1. There are so many attacks on teaching history and the often ugly truths it reveals about America as a nation. Schools get to pick and choose and curriculums often teach falsehoods or a picture of White America as all good. Nuance and real learning should be key but sadly even today teachers/schools/local governement entities are teaching inaccurate history. Just this week a Black student recoreded his teacher saying that slaves were never whipped or beaten and that the n-word doesn’t mean anything bad and historically was only used to mean ill-educated. The audacity of this, sadly, is no longer surprising. It’s right us there with some history textbooks describing slavery as immigration and the Trail of Tears as Natives just moving somewhere new. I’m encouraged to see some changes, we just have to keep working at it. Thank you so much for this comment!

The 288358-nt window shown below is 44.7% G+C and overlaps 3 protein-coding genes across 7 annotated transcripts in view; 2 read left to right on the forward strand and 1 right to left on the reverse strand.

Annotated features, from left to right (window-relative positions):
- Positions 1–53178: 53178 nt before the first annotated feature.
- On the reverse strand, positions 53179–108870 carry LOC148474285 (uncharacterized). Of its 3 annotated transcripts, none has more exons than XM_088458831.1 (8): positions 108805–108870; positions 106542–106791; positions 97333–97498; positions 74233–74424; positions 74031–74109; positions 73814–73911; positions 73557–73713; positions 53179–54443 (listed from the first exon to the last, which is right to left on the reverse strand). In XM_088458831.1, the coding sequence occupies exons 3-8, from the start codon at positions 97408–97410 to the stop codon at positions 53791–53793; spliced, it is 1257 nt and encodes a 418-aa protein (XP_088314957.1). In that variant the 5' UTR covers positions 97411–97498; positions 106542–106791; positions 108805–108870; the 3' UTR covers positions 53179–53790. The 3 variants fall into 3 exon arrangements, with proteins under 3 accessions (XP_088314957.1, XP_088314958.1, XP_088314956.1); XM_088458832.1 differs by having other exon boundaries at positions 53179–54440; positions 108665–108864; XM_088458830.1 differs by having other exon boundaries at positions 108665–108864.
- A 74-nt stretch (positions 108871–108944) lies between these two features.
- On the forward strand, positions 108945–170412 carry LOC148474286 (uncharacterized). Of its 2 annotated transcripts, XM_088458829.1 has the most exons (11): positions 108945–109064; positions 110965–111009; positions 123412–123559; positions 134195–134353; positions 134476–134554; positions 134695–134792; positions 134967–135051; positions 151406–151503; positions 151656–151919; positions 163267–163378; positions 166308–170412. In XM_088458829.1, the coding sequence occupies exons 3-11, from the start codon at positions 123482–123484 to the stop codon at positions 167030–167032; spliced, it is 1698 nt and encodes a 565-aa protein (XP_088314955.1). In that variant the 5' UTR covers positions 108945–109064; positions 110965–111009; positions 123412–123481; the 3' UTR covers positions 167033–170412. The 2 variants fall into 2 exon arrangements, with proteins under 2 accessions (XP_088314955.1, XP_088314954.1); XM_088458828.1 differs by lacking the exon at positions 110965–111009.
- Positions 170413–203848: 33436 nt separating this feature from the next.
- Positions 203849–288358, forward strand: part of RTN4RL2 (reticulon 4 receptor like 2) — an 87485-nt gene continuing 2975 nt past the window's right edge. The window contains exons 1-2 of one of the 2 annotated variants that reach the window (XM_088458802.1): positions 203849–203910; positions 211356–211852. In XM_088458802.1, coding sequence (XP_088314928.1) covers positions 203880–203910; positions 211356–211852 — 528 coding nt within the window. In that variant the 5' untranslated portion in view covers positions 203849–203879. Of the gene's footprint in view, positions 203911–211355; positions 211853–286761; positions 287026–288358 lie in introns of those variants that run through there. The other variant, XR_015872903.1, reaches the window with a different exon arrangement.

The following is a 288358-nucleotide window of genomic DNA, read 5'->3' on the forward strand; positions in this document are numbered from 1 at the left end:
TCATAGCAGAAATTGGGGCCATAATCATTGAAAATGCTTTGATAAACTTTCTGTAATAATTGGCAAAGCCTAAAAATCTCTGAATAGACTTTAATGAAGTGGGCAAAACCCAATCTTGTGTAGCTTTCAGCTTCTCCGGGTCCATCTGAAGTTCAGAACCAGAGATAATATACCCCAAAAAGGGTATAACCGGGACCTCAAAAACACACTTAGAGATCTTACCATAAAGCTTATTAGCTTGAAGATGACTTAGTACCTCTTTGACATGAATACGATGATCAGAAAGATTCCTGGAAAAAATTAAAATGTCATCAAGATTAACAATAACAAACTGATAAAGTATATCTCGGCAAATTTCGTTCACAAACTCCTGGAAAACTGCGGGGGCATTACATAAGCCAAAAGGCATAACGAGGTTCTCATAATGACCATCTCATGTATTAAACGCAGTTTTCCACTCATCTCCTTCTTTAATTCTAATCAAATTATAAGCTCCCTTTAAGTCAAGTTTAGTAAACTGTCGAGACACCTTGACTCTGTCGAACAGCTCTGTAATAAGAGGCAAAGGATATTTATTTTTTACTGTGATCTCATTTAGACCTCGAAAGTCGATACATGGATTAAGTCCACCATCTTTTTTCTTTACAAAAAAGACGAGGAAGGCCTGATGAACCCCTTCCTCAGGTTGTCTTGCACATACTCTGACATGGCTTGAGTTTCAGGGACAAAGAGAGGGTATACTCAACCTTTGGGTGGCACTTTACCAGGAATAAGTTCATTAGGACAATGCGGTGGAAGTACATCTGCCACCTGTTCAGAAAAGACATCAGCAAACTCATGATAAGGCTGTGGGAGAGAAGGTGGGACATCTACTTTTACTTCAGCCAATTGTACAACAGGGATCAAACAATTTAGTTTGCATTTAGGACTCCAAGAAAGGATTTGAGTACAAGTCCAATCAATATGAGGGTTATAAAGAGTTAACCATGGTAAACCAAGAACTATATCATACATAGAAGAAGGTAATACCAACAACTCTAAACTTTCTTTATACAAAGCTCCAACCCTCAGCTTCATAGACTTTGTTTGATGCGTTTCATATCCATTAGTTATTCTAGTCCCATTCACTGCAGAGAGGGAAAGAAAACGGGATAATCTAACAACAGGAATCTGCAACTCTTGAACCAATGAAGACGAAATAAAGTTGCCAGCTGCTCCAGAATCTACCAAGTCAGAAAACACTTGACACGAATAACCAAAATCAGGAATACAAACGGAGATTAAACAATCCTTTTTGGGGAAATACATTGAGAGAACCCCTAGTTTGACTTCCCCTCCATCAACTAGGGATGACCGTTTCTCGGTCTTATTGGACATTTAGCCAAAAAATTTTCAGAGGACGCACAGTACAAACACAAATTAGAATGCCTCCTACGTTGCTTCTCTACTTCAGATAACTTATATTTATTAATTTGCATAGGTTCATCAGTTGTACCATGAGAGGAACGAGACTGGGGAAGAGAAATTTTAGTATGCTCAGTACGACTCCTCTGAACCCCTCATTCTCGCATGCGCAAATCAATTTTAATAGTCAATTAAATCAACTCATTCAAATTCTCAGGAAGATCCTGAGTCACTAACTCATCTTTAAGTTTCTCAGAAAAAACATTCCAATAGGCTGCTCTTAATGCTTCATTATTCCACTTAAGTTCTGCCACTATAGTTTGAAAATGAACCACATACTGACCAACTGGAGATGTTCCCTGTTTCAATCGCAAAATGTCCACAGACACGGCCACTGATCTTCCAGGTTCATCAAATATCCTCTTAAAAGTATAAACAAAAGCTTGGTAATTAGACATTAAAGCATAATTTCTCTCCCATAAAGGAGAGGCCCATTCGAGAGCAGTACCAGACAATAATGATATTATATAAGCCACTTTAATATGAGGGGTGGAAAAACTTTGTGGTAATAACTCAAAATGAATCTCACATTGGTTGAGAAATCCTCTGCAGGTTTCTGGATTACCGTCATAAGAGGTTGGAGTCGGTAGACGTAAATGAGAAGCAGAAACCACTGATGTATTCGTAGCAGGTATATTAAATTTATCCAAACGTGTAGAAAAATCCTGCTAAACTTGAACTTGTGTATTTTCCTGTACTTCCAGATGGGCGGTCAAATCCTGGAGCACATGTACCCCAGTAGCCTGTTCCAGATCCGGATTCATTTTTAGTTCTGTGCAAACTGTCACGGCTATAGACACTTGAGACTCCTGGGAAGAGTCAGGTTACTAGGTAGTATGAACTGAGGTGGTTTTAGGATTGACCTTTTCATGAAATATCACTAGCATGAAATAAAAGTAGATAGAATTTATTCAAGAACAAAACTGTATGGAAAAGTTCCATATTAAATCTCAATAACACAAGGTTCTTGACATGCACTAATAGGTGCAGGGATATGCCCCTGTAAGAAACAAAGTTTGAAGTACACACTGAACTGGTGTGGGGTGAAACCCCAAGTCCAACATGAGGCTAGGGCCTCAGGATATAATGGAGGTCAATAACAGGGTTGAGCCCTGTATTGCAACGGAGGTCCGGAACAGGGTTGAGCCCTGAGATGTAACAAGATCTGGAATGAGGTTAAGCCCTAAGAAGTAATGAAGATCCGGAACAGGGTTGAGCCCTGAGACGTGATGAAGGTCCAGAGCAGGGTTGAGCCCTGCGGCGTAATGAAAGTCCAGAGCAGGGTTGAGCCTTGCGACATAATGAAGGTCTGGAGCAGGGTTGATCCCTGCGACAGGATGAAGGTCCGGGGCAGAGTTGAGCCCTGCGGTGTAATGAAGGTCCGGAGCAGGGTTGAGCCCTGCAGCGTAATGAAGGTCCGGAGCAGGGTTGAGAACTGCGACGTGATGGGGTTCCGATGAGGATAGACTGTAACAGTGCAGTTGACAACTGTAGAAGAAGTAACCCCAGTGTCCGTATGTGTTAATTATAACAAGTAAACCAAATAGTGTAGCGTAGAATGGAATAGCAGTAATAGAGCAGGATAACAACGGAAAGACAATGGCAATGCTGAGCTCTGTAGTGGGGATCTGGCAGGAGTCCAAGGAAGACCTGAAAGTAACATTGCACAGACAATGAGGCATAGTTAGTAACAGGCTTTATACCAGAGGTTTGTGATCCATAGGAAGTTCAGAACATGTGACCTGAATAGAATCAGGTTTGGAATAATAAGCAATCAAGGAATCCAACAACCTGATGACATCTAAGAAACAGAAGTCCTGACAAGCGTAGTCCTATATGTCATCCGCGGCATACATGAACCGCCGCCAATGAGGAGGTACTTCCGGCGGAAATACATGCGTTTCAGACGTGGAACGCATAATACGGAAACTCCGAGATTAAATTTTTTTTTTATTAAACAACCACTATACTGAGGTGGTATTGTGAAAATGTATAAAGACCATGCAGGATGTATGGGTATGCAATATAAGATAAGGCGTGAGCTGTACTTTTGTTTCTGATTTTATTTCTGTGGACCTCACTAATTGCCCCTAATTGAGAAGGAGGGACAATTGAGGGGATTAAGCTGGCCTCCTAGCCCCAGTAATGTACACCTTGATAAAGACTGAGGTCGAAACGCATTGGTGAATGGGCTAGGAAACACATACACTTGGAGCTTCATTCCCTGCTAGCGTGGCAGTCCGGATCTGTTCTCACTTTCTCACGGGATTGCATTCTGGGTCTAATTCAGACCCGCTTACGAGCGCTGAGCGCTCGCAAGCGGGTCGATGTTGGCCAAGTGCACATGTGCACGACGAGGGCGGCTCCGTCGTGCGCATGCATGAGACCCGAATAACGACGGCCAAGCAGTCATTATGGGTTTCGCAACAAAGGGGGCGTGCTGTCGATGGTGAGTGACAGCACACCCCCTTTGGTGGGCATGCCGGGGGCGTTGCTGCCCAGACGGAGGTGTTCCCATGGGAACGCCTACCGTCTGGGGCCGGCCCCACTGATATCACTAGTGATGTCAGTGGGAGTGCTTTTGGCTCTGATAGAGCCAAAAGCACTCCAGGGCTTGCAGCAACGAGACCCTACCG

Liked by 1 person

      1. That is genuinely awful. I’m so lucky for the teachers I had, and how dedicated they were towards history – who knows where I’d be if they’d lied to me like that